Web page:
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What happens if PayPal closes your account?


PayPal will hold your balance for 180 days if they close the account because you violated their terms of service. If there are any fines or liabilities associated with your account closure, PayPal will deduct those fees from your balance.

I’ve had no-one to turn to for help but found that PayPal is very inflexible and rigid in their practices. I have nothing against this company because they perform a necessary service and serve their clients well, however, if they decide to close your account without cause or warning then you are left with nothing.

My wife and I were working full time from home for a small company in the UK that had about 30 employees. These jobs were outsourced to me, my wife and another girl who worked remotely from India. We would telecommute every day for 8 hours helping various companies with their IT support issues, as well as fulfilling custom orders from eBay sellers around the world while running our own side business of selling vintage clothing on eBay. Our duties included maintaining websites, providing technical support via telephone or email, shipping products out to customers etc. This seemed like an ideal job for us because we are both hopelessly addicted to eBay! The money was good too – about £150 per week some weeks – so we quit our jobs, moved out of our flat and lived happily in the country.

Throughout all this we were earning an honest living through PayPal by accepting payments for services rendered from clients around the world – as well as testing various ideas and promotions using a real business account with real money that was made available to us – which included bank transfers, credit cards and Paypal balances from trading activity. We were also making extra cash selling vintage clothing on eBay and using PayPal’s “My Cash Card” service to receive payments into our UK bank account via cash top up terminals or via their ATM cards (a neat idea!). Everything seemed fine until one day when I logged into my personal PayPal account (the one linked to my new company) only to find my balance was frozen, with no reason given as to why.

I called their helpline and after holding for a long time I finally got through to someone in an outsourced call center (India? Pakistan?) who could barely speak English! The service was laughable and they told me that I had breached the terms & conditions of my account by transferring funds into certain countries but would not tell me which ones! So I asked what would happen if one of my customers tried to send money to Iran through PayPal – and he said it would be frozen too….! Now this is nonsense because there are customers using paypal all over the world every day, so why would PayPal randomly freeze someone’s account for sending funds to Iran or any other country? Needless to say I was livid!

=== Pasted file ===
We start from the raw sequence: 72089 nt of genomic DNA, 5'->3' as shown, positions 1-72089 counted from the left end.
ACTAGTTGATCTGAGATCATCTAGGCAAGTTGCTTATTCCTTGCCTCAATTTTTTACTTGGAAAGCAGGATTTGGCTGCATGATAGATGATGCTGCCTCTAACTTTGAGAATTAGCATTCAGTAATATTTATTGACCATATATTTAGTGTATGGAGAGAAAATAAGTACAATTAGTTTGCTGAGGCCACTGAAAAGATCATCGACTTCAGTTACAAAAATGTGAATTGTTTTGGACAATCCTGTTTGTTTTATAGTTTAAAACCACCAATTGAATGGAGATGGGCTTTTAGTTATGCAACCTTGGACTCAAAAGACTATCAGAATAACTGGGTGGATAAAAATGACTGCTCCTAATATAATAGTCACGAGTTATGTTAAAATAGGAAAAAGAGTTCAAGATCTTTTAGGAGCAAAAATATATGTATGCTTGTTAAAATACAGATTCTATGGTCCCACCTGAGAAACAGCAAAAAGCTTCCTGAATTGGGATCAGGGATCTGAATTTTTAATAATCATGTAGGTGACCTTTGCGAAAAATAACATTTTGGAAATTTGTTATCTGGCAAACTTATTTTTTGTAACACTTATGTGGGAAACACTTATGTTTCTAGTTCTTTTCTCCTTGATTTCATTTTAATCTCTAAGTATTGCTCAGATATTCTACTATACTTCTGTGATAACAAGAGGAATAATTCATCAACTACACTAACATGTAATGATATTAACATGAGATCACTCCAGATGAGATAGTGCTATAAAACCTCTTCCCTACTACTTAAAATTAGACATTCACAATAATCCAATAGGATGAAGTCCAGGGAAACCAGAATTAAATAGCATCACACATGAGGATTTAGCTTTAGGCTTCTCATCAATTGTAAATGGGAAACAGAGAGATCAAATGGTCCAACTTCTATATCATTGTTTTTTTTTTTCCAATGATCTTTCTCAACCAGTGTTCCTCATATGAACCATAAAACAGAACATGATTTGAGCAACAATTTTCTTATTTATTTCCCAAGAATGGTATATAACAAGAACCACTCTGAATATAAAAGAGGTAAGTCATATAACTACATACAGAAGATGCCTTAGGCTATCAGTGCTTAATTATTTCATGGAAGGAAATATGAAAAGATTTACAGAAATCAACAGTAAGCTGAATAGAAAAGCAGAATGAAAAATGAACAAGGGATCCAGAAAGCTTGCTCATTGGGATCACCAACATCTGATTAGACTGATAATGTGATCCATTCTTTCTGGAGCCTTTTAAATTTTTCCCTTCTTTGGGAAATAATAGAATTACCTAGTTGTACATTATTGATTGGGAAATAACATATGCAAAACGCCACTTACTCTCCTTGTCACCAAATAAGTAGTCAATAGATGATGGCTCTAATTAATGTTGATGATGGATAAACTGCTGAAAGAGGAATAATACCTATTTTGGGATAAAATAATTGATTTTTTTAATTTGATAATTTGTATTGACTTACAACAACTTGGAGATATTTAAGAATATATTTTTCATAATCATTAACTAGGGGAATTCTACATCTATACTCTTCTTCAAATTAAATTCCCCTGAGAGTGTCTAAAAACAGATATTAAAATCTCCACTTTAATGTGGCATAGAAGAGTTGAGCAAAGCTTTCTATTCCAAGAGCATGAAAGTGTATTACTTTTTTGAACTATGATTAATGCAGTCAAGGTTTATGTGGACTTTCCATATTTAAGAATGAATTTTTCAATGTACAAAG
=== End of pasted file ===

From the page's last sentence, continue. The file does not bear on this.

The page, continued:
So, for some reason they decided to close my account without warning – and left me with nothing. No money, no payouts from eBay sales or Paypal My Cash Card accounts (which had cash balances) – nothing! The only funds I could access were the PayPal balance on my credit card that is linked to my account which was £300 at the time….so how do you survive if you have bills to pay, rent to sort out, a mortgage etc? And what about all those people who rely on this service to receive payments into their bank accounts because many countries still don’t have a direct payment facility using credit cards? It’s ridiculous and it really shouldn’t be happening. If your business has accounts with PayPal then perhaps you should set up a direct deposit facility so that money is taken out of your bank account by PayPal and sent directly to your bank. That way you will always have access to any funds in your account – at least until they decide to close it down!

Anyway, I got really angry about this situation and started writing emails on forums while stressing out – which was not good for my heart…or my health or marriage! After fighting with them for 2 whole days over the phone and via email (during which time I received replies telling me there was nothing wrong with my account) I decided to call their corporate office in San Jose, California. They were incredibly helpful there but said they would pass the information along because it was up to the call center in India to sort this out. An hour or so later the Indian call center phoned up and said I was cleared to spend my funds again – although they were still refusing to tell me which country (or countries) had been listed as “restricted” by them! This is a ridiculous policy that cannot help but cause problems for honest people who may unknowingly have customers in banned countries or simply randomly freeze their account because of an internal glitch, so I am writing this e-mail hoping PayPal will change their policies.